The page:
Egeland says lift chairs have been especially popular, but to sell them, "you really have to have one on display. You have to allow people to touch and feel it. You can't make that sale through a catalog. We even special-order different upholsteries."
Wakefern/ShopRite stores carry walkers, bath rails, canes, incontinence pads, neck braces and personal assistance products, says Ramirez. "Most of the stores participating are using a 4-foot section," he explains.
The home health care displays spur impulse buys, notes Ramirez. "A well-placed presentation is a good advertisement and some retailers have carved out an incredible niche. Our 4-foot sections aren't just window dressing. We stock the fastest-moving products in the line there.
"We also provide customers with access to a whole range of home health care products through a catalog. We have mail order service, often overnight or next day pickup," Ramirez adds. He explains that mail-order is particularly useful for selling incontinence products, which are often purchased by the case and which customers may be embarrassed to buy in the store.
"If you take a close look at your database, demographic information and patient information," says Ramirez, many customers can be targeted as home health care users. He adds he feels any store can support a home health care business, too, "because of the foot traffic in a food store."
Home health care products enhance the supermarket pharmacy's one-stop
shopping appeal and reinforce the drug store-within-a-store image. Many ShopRite stores have added the sections because "we want to make sure our pharmacy patients view us as a one-stop shop for their health care needs," explains Ramirez.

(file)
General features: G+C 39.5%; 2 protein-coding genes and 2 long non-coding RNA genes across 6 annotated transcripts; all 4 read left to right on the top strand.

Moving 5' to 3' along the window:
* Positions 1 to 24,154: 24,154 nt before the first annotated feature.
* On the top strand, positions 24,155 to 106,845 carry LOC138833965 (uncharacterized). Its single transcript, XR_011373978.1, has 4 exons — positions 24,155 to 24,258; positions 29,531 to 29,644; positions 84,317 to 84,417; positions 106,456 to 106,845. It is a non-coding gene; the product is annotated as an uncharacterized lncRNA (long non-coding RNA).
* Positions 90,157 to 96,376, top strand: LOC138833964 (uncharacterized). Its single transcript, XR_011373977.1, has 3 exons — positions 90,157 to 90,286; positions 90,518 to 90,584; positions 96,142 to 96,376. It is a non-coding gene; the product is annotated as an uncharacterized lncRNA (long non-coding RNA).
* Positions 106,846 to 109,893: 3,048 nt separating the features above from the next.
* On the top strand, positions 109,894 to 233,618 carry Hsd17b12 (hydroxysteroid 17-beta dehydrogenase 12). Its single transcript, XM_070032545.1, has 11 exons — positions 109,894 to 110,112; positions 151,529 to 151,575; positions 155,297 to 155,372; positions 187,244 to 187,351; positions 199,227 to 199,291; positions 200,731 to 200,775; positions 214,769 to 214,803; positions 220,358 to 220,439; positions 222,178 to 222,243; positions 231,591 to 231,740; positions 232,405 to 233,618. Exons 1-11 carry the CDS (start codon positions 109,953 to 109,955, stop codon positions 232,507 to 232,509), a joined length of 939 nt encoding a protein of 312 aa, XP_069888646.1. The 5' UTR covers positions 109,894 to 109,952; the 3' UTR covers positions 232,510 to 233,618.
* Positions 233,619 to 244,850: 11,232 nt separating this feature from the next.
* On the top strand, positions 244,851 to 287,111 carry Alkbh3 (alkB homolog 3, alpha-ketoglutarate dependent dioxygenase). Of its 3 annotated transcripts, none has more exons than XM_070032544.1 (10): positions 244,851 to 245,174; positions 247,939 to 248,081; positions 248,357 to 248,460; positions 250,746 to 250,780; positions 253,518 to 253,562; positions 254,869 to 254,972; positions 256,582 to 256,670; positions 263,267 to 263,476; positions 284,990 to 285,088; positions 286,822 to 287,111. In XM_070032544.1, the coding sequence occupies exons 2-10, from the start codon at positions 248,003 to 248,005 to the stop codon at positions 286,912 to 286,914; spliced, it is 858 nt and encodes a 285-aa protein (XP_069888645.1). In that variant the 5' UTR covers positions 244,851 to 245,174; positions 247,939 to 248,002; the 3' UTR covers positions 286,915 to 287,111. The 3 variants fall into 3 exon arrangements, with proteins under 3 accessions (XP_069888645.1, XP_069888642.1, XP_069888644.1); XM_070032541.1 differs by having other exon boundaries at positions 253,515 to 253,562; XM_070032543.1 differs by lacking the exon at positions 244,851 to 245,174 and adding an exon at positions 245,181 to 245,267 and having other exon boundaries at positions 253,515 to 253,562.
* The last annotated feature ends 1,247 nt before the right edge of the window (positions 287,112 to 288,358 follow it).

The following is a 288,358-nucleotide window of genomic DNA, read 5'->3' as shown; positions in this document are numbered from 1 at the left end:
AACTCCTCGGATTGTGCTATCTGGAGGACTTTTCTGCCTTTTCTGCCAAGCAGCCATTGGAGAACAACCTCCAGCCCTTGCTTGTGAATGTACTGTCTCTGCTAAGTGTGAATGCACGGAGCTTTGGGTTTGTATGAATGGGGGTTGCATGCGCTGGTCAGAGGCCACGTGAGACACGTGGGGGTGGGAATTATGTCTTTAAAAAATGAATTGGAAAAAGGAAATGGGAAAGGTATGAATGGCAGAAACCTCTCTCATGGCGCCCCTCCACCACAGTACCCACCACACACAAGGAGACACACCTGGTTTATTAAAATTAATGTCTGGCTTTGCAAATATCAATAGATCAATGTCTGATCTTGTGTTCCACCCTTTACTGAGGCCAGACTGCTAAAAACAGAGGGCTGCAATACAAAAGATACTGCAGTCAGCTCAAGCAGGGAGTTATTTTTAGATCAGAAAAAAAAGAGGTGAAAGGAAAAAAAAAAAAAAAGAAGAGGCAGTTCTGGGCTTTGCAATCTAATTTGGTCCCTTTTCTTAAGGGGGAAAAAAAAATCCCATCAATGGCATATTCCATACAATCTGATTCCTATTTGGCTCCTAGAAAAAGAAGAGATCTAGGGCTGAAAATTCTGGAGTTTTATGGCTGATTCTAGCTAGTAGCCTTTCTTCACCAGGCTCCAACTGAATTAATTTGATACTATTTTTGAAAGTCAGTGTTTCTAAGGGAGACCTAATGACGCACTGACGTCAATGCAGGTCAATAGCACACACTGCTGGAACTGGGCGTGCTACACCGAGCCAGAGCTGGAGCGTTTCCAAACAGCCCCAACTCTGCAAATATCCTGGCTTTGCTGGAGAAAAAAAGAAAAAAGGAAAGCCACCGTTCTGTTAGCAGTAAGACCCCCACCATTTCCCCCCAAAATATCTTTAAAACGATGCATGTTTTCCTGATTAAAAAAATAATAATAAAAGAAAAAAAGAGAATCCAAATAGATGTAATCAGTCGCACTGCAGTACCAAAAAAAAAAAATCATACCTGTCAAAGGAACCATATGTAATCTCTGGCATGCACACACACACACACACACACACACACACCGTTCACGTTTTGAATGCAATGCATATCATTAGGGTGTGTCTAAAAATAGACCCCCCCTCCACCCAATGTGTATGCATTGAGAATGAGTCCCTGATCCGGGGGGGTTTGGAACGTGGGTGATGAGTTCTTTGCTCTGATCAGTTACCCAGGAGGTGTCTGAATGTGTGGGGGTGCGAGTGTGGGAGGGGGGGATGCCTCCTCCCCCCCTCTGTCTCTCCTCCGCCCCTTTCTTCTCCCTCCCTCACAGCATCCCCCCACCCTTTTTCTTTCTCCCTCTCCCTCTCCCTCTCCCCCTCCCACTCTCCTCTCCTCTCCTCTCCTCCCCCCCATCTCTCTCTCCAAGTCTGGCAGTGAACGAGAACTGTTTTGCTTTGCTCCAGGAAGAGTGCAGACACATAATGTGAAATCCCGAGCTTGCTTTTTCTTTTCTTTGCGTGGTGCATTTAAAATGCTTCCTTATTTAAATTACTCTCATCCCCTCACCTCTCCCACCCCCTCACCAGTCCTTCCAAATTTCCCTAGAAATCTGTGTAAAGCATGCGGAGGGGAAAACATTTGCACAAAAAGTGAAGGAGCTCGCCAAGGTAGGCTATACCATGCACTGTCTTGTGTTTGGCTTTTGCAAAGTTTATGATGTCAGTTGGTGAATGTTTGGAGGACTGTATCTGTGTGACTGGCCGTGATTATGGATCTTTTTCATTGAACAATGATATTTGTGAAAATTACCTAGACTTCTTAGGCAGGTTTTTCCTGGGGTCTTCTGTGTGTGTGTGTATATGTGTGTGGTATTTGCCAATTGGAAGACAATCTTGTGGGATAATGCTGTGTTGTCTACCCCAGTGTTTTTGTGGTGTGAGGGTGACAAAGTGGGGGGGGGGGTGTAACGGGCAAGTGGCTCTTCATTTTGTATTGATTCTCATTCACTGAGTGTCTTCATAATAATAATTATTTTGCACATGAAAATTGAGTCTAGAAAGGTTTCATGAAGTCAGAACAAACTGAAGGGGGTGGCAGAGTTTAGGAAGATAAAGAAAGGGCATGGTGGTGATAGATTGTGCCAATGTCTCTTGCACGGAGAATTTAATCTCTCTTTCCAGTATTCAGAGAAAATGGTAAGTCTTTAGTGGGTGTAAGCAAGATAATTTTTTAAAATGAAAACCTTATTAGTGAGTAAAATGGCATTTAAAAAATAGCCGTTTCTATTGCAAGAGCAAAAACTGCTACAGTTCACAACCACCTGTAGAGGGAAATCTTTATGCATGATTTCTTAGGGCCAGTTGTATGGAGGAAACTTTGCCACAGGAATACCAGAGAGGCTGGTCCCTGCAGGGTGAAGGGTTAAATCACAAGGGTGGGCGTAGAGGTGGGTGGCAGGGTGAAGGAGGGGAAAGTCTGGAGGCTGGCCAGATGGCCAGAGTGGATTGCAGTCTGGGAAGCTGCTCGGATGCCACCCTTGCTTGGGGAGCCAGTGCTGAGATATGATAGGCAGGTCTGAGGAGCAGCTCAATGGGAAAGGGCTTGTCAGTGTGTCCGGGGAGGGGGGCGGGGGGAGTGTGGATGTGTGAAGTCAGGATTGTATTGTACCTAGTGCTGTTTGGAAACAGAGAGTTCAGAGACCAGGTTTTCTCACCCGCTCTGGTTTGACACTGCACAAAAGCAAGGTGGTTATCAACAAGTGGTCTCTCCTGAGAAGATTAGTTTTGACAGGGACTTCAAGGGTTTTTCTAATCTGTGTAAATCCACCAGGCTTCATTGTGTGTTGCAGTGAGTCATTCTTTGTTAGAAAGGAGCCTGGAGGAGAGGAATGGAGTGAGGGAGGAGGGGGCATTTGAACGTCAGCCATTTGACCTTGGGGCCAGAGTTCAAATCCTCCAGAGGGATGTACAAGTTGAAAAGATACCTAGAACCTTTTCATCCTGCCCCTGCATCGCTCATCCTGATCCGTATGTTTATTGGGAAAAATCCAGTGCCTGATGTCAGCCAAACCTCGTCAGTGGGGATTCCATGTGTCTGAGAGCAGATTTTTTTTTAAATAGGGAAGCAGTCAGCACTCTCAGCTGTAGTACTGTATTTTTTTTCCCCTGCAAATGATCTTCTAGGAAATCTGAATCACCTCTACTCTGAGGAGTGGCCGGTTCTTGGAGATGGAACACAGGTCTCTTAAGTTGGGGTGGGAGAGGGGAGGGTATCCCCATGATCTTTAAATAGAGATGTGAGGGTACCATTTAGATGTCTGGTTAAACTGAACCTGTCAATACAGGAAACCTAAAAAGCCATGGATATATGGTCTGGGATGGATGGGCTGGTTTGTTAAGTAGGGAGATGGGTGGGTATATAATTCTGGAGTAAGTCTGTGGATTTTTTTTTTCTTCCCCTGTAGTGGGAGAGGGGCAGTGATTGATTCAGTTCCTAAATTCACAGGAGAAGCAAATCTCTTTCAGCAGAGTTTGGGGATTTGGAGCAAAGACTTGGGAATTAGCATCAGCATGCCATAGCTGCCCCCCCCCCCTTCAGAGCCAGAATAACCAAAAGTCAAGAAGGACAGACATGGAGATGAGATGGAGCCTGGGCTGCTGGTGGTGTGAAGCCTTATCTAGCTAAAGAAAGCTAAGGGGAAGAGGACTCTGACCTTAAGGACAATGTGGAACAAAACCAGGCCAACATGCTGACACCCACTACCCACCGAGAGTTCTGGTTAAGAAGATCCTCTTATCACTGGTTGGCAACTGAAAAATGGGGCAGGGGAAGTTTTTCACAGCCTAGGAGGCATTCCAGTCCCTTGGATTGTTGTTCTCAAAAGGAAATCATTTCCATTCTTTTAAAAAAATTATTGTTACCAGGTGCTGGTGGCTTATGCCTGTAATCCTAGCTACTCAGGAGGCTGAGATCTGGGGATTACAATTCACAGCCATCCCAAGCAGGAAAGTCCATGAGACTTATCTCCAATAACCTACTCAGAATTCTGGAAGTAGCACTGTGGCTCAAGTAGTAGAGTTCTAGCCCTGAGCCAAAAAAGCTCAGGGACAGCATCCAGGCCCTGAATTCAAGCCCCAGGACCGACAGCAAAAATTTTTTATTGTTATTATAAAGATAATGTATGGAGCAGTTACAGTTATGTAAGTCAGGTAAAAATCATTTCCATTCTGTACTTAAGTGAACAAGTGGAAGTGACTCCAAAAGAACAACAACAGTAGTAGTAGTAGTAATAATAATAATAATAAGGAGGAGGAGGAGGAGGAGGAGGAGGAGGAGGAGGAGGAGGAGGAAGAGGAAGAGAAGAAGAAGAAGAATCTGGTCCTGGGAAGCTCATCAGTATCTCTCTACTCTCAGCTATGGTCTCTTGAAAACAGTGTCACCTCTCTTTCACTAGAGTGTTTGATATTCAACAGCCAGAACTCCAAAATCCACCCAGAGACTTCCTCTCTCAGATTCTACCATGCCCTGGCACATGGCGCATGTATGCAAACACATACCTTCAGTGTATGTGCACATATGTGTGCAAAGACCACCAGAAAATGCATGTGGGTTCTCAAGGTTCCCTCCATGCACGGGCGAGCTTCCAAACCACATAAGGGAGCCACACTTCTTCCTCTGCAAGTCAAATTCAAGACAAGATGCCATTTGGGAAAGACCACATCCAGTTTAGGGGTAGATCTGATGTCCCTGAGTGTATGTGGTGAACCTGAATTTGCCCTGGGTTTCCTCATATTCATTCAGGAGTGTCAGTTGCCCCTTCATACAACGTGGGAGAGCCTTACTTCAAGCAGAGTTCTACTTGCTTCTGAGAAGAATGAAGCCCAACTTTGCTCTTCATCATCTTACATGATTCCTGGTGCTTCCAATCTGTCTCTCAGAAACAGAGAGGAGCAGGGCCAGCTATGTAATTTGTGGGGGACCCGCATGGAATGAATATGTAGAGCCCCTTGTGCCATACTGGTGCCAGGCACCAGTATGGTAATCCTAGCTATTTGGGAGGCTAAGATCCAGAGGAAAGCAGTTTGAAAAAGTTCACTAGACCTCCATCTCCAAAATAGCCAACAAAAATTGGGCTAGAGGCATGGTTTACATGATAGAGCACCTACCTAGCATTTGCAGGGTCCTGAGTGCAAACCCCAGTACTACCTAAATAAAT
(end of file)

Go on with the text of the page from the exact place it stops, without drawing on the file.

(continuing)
Valu Food stocks a large supply of braces at one store location, and has a separate room for fittings. Sales there "are going great," says Karpe, thanks to a nearby sports clinic that refers patients. Some supermarkets limit home health care displays to stores with favorable demographics. In some communities where Valu Food operates, the mix of customers tends more to the "pediatric, rather than geriatric," says Karpe, which has made him hesitant to delve further into the home health care market.
Greenhoe said Kash n' Karry has experimented with home health care products in its stores, but now only offers the products through a catalog displayed at the pharmacy. "All our pharmacies have crutches available through a loaner program," he says. "As far as wheelchairs and bedpans, our pharmacies can order those -- generally on a next-day delivery basis."
Because of the complexity of the category, and high price of many items, supermarkets often depend heavily on a wholesaler or manufacturer as a source of supply.
Wholesalers with separate home health care programs include McKesson Drug Co., San Francisco, and Bergen Brunswig, Orange, Calif. Carex, a division of Rubbermaid, Newark, N.J., a manufacturer, also has one.